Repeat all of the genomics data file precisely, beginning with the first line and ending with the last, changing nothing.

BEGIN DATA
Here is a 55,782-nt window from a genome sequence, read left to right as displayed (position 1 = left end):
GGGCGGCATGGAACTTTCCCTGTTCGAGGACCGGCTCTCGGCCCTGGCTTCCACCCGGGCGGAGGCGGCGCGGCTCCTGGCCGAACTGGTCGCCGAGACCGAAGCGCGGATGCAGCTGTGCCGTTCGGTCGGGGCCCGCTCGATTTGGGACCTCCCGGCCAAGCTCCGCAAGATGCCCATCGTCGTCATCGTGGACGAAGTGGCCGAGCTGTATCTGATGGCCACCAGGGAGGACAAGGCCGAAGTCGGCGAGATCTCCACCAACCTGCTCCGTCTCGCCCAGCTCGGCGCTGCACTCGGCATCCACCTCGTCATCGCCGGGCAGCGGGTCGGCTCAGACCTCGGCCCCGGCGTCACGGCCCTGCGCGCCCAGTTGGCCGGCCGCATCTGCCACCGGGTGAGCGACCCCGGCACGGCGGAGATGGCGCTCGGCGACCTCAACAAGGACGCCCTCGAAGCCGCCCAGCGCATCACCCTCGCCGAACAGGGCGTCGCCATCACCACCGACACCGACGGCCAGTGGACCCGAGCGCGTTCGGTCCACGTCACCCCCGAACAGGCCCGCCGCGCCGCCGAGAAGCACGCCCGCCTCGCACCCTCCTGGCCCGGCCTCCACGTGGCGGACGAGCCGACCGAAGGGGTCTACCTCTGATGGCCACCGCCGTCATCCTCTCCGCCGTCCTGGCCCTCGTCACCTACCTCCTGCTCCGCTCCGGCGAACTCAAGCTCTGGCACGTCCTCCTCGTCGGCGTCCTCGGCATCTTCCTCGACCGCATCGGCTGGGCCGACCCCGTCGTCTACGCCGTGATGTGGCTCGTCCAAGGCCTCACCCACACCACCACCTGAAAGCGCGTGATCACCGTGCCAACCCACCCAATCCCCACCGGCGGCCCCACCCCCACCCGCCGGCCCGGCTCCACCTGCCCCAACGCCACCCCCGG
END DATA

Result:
Here is a 55,782-nt window from a genome sequence, read left to right as displayed (position 1 = left end):
GGGCGGCATGGAACTTTCCCTGTTCGAGGACCGGCTCTCGGCCCTGGCTTCCACCCGGGCGGAGGCGGCGCGGCTCCTGGCCGAACTGGTCGCCGAGACCGAAGCGCGGATGCAGCTGTGCCGTTCGGTCGGGGCCCGCTCGATTTGGGACCTCCCGGCCAAGCTCCGCAAGATGCCCATCGTCGTCATCGTGGACGAAGTGGCCGAGCTGTATCTGATGGCCACCAGGGAGGACAAGGCCGAAGTCGGCGAGATCTCCACCAACCTGCTCCGTCTCGCCCAGCTCGGCGCTGCACTCGGCATCCACCTCGTCATCGCCGGGCAGCGGGTCGGCTCAGACCTCGGCCCCGGCGTCACGGCCCTGCGCGCCCAGTTGGCCGGCCGCATCTGCCACCGGGTGAGCGACCCCGGCACGGCGGAGATGGCGCTCGGCGACCTCAACAAGGACGCCCTCGAAGCCGCCCAGCGCATCACCCTCGCCGAACAGGGCGTCGCCATCACCACCGACACCGACGGCCAGTGGACCCGAGCGCGTTCGGTCCACGTCACCCCCGAACAGGCCCGCCGCGCCGCCGAGAAGCACGCCCGCCTCGCACCCTCCTGGCCCGGCCTCCACGTGGCGGACGAGCCGACCGAAGGGGTCTACCTCTGATGGCCACCGCCGTCATCCTCTCCGCCGTCCTGGCCCTCGTCACCTACCTCCTGCTCCGCTCCGGCGAACTCAAGCTCTGGCACGTCCTCCTCGTCGGCGTCCTCGGCATCTTCCTCGACCGCATCGGCTGGGCCGACCCCGTCGTCTACGCCGTGATGTGGCTCGTCCAAGGCCTCACCCACACCACCACCTGAAAGCGCGTGATCACCGTGCCAACCCACCCAATCCCCACCGGCGGCCCCACCCCCACCCGCCGGCCCGGCTCCACCTGCCCCAACGCCACCCCCGG